Can we learn anything from spiders? Yes! And not just how to kill them! Our Founder joked that he understand the nuns’ tendency to welcome all creatures…unless they were in our cells. In general, unless its a danger, if its outside, we leave it be. But as Fall approaches and cool morning fogs increase in frequency, the often hidden world of the wonder working eight legged architects, otherwise known as spiders, becomes spectacularly displayed in the dew.
A stretch of grass, thought to be nothing but pristine blades of green, suddenly resembles a tent city of tiny, intricate webs, heavy with dew and waiting for the less than careful breakfasts about to be trapped. Trails in the woods, again usually clear, are found in truth to be hung with every web imaginable, including perfectly circular disks reflecting the colors one usually only finds on the underside of a CD or DVD.
Gates, statues, lights, rocks, even our Stations of the Cross, all find themselves made overnight into complex resorts and condominiums as if they were delighting in our discovery of them at first light.
Spend some time examining an intricate web next time it appears full of minuscule water droplets in the sun. Start thinking about scale and effort. Symmetry. Radials. Degrees. Spacing. How big is the spider? How many body lengths is the width of the web? And its main supporting strands? How many rows were stringed into this? How many trips back and forth, back and forth, back and forth? What would be the human equivalent? A man in a car drives through a fast food restaurant serving window to get a package much smaller than he is and gets it in minutes. What if, to get that hamburger, he had to knit/crochet/sew a loose fitting blanket the size of a traffic intersection? And hang it up right, just right to capture a little hamburger? What if, the moment he did so, it tore in the wind and he had to fix it or go hungry? What if it had to be almost invisible to work?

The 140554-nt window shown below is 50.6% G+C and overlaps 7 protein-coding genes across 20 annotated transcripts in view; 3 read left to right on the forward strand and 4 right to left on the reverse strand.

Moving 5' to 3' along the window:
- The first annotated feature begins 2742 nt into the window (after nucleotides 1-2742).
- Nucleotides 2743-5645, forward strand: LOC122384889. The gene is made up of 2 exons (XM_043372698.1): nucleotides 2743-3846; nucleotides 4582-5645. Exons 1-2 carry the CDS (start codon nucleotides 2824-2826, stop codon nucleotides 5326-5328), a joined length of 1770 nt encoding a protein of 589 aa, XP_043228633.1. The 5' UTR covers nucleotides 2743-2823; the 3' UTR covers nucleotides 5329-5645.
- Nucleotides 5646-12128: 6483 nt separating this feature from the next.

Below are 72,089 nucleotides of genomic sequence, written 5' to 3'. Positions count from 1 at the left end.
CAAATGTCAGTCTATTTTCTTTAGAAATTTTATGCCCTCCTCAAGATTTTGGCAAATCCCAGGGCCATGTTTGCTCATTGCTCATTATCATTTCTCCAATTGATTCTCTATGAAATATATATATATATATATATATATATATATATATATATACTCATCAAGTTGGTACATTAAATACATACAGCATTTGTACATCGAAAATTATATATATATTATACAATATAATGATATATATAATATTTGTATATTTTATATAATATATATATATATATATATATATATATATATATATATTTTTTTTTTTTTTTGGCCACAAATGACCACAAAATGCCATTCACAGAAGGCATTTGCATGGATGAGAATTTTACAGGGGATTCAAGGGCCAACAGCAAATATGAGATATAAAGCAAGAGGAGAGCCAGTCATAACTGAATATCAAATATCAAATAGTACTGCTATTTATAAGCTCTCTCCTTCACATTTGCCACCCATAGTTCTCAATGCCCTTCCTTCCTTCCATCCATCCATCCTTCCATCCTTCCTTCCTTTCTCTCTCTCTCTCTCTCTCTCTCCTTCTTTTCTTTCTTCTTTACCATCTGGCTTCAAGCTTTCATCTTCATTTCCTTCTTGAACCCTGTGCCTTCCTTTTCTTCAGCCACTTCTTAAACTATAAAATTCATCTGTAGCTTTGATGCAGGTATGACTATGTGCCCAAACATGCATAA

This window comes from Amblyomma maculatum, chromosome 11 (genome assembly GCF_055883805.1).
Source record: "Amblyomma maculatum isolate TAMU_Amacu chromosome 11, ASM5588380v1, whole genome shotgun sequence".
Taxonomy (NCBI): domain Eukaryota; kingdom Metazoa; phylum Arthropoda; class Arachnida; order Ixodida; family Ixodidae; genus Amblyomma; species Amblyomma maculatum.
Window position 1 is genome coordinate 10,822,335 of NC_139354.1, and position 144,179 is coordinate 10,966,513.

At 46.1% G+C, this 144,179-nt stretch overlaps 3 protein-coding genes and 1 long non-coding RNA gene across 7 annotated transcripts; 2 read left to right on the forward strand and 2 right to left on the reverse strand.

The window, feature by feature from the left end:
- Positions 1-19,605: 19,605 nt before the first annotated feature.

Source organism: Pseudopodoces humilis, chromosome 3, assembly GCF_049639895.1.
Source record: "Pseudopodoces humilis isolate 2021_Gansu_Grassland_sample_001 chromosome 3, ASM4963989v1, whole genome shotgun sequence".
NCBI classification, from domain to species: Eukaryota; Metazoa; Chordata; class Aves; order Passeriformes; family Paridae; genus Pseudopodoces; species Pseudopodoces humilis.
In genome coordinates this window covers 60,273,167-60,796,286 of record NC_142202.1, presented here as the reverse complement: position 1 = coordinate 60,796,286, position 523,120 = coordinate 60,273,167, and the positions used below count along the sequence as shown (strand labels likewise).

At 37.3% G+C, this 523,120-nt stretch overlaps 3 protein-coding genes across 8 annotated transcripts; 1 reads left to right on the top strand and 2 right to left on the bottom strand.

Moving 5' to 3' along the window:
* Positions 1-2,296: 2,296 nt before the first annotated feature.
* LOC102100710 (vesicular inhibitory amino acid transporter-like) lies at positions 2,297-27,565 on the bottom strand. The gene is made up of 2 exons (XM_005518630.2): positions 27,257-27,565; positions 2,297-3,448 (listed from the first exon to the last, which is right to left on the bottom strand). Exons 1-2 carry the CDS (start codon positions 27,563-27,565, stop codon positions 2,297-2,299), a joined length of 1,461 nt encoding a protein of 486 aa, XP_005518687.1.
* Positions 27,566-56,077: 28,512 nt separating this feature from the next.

Perhaps God teaches us lessons not only with spider webs but with these eight legged architects, spiders, themselves. Hidden strength, masterful planning, obscure labor, contentedness in smallness and hiddenness, and rock-solid-unstinting diligence. Hmmm. Almost sounds like a plan for growing in holiness, doesn’t it?